Brechin’s abattoir is battling to clear a backlog of 15,000 slaughter-ready pigs which built up on Scottish farms after the plant closed for two weeks in January.
The priority for the Scottish Pig Producers co-operative, which accounts for the majority of the suppliers to the slaughterhouse, is to reduce the pressure on member farms, so producers are currently accepting heavily discounted prices in order to get stock moved quickly.
The plant closed at the end of January after a number of employees tested positive for coronavirus, but slaughtering facilities were already disrupted at other meat plants across the UK and the number of pigs ready for slaughter mounted rapidly.
The co-operative’s managing director, Andy McGowan, said heavy discounting was now taking place in order to find slaughtering space for pigs.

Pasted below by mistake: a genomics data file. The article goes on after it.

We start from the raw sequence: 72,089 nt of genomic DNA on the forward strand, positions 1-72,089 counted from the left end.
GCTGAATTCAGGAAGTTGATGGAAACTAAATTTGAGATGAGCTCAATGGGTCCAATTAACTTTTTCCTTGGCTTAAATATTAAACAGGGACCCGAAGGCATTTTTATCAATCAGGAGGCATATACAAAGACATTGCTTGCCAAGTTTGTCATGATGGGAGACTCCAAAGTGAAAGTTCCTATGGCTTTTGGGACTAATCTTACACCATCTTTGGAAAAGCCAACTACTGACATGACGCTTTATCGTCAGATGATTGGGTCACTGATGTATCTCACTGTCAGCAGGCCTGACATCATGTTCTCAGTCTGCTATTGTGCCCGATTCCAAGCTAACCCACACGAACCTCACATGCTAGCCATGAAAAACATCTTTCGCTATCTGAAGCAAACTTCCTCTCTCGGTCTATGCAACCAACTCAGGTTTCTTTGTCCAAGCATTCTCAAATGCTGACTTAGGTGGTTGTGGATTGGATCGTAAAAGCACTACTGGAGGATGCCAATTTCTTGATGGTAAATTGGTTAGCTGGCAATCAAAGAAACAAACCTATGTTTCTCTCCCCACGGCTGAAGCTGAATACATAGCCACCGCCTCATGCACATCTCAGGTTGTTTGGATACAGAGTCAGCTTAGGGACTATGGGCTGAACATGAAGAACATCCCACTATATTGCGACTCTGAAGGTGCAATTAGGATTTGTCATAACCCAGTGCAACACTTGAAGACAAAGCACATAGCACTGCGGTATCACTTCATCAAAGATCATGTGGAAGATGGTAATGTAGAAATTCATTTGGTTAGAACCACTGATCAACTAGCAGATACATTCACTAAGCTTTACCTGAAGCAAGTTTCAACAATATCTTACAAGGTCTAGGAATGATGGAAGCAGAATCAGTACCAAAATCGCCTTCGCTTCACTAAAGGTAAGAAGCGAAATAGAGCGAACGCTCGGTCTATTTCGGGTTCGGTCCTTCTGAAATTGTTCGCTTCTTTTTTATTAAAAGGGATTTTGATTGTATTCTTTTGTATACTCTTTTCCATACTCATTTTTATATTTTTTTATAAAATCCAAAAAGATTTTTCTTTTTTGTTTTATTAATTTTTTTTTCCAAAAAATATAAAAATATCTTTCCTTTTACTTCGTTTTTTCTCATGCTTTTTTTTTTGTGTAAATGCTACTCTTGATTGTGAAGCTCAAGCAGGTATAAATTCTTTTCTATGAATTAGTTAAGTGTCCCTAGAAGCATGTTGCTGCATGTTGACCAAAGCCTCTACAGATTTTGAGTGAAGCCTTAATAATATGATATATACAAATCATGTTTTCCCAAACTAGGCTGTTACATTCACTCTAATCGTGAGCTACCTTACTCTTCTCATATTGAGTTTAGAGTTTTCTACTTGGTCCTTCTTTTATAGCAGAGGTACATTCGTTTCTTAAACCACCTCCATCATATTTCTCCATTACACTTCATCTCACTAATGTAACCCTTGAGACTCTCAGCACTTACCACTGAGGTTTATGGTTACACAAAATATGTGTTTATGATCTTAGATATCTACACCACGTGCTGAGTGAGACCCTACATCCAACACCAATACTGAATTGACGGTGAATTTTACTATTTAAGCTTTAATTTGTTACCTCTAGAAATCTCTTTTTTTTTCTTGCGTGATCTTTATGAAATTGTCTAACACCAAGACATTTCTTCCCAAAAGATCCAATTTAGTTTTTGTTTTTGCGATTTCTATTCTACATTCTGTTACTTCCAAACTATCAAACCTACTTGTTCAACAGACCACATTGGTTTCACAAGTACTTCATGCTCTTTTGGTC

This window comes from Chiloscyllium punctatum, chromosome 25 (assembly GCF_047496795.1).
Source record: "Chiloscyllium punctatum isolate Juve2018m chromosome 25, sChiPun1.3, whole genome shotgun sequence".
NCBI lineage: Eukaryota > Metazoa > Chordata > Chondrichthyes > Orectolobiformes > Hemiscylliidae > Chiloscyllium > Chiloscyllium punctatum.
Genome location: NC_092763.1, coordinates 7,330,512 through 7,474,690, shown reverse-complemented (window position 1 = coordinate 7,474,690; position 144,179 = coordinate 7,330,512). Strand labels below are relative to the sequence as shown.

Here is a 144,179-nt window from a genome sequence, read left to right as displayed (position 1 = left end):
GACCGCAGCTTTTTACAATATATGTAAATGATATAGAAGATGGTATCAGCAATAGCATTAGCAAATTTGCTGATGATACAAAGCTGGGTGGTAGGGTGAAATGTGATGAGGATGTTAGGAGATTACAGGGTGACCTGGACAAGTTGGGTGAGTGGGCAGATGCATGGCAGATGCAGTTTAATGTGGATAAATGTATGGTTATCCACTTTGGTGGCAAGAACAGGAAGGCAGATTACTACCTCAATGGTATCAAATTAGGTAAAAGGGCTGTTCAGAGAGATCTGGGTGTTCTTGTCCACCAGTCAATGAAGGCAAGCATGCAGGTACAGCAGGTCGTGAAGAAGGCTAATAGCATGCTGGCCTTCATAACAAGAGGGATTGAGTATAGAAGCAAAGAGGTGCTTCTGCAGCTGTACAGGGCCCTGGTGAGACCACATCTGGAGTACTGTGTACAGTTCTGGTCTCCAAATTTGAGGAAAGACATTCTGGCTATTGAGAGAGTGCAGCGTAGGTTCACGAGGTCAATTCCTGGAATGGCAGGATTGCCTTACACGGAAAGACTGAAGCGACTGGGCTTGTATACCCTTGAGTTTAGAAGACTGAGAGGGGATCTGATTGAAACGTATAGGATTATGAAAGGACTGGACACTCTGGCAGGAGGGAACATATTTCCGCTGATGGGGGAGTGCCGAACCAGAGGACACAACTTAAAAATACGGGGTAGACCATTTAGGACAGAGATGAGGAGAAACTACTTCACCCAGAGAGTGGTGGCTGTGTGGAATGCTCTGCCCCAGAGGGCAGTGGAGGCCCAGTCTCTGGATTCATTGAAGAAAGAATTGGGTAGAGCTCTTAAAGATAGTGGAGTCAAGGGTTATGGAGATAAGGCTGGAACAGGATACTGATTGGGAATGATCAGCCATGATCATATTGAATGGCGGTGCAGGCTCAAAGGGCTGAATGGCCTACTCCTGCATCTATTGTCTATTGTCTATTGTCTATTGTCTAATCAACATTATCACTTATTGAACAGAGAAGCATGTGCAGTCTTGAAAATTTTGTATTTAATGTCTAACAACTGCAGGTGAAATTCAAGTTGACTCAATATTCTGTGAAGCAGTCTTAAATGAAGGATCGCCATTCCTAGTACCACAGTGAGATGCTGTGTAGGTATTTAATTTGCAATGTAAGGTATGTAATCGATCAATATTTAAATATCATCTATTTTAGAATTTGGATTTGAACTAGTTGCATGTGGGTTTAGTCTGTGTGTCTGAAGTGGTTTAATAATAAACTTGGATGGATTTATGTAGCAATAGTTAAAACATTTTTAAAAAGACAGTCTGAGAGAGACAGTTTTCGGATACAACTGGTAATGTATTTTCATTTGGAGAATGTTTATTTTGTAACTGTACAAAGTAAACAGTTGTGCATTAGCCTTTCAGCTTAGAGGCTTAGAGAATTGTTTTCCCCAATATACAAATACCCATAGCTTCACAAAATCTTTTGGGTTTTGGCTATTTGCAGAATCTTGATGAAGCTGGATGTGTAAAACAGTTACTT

“At the moment we are not being too precious about pricing,” he said.
“We’d rather move the pigs and get farms back to normal and bear the financial consequences subsequently.”
The value of pig meat has fallen around 30p per kilo since its peak last year, with the current price hovering around 124ppk.
“It has been a sharp reduction but we are cautiously optimistic that it could be a short-lived slump,” said Mr McGowan.
“The European pig price is starting to go up which might suggest the worst of the reduction is coming to an end. The backlog should be resolved in the next month and that should then coincide with reopening of hospitality and catering markets.”
One of biggest implications of the virus outbreak is the loss of a valuable licence to export to China. Latterly the Chinese market accounted for more than 25% of throughput, and the market offered outlets for parts of the carcase that are not in demand here.
“Our trade is based on trust so we surrendered the licence voluntarily and now that we’re designated clear (of the virus) by public health authorities we have reapplied,” said Mr McGowan.
“The time scale for that is out of our control which is a concern as it reduces the overall value of the pigs. Northern Ireland had the same issue last autumn and they got their licence back in November.
“We are following standard procedure, but in the short term it does create a problem.”
Another issue for pig producers is that feed overheads are rapidly rising with high prices for both grain and soya.